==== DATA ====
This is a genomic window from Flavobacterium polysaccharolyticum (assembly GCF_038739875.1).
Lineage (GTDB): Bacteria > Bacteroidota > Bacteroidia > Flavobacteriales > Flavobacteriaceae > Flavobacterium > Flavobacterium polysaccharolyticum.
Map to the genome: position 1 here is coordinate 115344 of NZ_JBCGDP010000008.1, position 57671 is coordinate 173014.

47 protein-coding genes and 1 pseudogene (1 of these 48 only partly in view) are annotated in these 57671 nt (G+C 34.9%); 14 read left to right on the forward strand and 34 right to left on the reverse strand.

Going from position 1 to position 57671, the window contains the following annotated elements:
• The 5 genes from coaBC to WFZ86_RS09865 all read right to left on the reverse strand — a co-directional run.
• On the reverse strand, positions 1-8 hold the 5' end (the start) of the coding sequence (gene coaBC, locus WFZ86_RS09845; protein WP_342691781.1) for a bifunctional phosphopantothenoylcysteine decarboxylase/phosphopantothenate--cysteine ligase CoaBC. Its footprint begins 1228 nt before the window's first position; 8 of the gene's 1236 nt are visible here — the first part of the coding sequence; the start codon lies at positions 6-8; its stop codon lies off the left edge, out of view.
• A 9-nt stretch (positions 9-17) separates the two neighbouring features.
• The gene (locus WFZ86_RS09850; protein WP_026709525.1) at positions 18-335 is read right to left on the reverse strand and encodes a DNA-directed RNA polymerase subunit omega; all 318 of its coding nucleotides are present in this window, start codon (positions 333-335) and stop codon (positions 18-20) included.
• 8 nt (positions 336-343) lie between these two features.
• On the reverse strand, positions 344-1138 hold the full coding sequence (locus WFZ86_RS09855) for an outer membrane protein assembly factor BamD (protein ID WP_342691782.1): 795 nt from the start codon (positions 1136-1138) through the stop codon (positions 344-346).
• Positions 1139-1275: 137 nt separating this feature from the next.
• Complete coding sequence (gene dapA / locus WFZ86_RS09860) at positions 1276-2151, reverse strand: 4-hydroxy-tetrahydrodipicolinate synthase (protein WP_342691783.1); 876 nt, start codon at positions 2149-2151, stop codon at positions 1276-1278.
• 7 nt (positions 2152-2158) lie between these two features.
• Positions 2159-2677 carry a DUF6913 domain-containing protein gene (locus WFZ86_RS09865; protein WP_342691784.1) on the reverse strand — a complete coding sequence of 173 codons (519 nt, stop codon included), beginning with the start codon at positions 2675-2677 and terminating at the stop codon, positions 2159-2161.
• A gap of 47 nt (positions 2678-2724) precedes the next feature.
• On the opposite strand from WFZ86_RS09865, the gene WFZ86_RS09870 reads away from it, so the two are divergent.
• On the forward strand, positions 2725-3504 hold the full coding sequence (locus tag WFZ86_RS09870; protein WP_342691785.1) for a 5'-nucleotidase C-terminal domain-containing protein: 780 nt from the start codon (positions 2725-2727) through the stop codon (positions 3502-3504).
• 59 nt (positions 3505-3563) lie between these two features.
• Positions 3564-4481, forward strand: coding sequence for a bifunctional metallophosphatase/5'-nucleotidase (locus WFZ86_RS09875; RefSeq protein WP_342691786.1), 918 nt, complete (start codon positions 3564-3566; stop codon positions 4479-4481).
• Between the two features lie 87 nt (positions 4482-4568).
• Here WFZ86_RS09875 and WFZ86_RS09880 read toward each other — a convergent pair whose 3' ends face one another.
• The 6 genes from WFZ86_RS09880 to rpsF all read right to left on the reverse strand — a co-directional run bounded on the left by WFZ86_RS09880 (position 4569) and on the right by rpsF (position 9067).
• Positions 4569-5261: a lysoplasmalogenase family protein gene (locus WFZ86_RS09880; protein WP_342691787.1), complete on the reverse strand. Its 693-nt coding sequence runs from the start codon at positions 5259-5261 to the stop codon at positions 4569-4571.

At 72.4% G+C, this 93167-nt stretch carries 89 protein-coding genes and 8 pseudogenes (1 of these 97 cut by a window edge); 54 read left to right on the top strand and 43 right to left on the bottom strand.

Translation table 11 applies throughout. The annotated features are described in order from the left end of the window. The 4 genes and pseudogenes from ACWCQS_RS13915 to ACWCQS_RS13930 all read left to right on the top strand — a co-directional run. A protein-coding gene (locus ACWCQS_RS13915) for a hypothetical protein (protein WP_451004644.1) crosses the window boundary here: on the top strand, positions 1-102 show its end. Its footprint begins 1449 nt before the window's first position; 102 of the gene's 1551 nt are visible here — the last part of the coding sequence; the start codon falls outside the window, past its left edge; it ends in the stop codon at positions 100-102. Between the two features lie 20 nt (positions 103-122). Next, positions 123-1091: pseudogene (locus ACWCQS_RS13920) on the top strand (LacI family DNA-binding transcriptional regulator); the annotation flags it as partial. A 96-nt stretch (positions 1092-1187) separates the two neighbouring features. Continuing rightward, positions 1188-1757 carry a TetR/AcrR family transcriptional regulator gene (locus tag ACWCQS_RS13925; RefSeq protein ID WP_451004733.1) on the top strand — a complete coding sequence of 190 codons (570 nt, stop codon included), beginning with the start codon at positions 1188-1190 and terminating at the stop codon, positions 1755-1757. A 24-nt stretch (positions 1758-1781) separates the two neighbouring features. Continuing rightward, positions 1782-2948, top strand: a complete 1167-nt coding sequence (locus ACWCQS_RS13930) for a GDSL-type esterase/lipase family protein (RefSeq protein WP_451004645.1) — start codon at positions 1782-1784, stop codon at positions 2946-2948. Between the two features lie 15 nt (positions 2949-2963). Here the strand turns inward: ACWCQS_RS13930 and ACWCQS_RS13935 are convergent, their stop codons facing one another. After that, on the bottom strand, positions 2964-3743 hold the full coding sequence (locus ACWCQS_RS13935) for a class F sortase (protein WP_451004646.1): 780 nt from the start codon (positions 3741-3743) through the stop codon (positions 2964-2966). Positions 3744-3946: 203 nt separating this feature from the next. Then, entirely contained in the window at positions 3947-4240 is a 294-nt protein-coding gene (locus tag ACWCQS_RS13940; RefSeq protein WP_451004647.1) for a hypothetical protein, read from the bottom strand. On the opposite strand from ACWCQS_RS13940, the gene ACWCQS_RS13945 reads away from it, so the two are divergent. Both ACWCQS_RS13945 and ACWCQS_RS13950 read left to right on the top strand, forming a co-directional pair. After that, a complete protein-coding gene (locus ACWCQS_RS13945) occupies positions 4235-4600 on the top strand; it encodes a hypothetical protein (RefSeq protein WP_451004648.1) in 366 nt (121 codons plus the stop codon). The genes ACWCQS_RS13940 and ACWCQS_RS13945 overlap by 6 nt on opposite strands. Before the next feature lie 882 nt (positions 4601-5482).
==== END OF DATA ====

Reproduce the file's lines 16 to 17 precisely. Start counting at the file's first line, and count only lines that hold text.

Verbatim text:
• A gap of 47 nt (positions 2678-2724) precedes the next feature.
• On the opposite strand from WFZ86_RS09865, the gene WFZ86_RS09870 reads away from it, so the two are divergent.